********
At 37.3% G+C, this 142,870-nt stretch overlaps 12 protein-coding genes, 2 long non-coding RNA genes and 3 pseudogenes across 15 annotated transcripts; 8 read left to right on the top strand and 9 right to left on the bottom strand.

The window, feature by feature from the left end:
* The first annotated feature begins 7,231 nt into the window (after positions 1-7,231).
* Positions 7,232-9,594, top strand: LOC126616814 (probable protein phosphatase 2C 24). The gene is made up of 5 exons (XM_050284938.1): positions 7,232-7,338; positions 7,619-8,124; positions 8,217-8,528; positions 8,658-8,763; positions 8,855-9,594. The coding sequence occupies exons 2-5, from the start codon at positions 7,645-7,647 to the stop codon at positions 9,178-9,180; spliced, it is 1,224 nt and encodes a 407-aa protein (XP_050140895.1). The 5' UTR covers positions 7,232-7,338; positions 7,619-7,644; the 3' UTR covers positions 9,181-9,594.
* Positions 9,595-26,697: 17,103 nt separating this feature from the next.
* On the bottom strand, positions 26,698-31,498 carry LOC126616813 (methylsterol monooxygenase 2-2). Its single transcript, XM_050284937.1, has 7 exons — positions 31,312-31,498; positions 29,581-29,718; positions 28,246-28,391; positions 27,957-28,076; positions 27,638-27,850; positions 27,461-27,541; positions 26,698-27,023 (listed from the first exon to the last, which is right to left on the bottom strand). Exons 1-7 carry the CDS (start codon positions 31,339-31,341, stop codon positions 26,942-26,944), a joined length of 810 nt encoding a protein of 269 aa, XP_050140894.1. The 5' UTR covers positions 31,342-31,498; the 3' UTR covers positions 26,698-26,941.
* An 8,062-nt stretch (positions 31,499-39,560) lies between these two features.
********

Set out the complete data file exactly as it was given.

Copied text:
At 37.3% G+C, this 142,870-nt stretch overlaps 12 protein-coding genes, 2 long non-coding RNA genes and 3 pseudogenes across 15 annotated transcripts; 8 read left to right on the top strand and 9 right to left on the bottom strand.

The window, feature by feature from the left end:
* The first annotated feature begins 7,231 nt into the window (after positions 1-7,231).
* Positions 7,232-9,594, top strand: LOC126616814 (probable protein phosphatase 2C 24). The gene is made up of 5 exons (XM_050284938.1): positions 7,232-7,338; positions 7,619-8,124; positions 8,217-8,528; positions 8,658-8,763; positions 8,855-9,594. The coding sequence occupies exons 2-5, from the start codon at positions 7,645-7,647 to the stop codon at positions 9,178-9,180; spliced, it is 1,224 nt and encodes a 407-aa protein (XP_050140895.1). The 5' UTR covers positions 7,232-7,338; positions 7,619-7,644; the 3' UTR covers positions 9,181-9,594.
* Positions 9,595-26,697: 17,103 nt separating this feature from the next.
* On the bottom strand, positions 26,698-31,498 carry LOC126616813 (methylsterol monooxygenase 2-2). Its single transcript, XM_050284937.1, has 7 exons — positions 31,312-31,498; positions 29,581-29,718; positions 28,246-28,391; positions 27,957-28,076; positions 27,638-27,850; positions 27,461-27,541; positions 26,698-27,023 (listed from the first exon to the last, which is right to left on the bottom strand). Exons 1-7 carry the CDS (start codon positions 31,339-31,341, stop codon positions 26,942-26,944), a joined length of 810 nt encoding a protein of 269 aa, XP_050140894.1. The 5' UTR covers positions 31,342-31,498; the 3' UTR covers positions 26,698-26,941.
* An 8,062-nt stretch (positions 31,499-39,560) lies between these two features.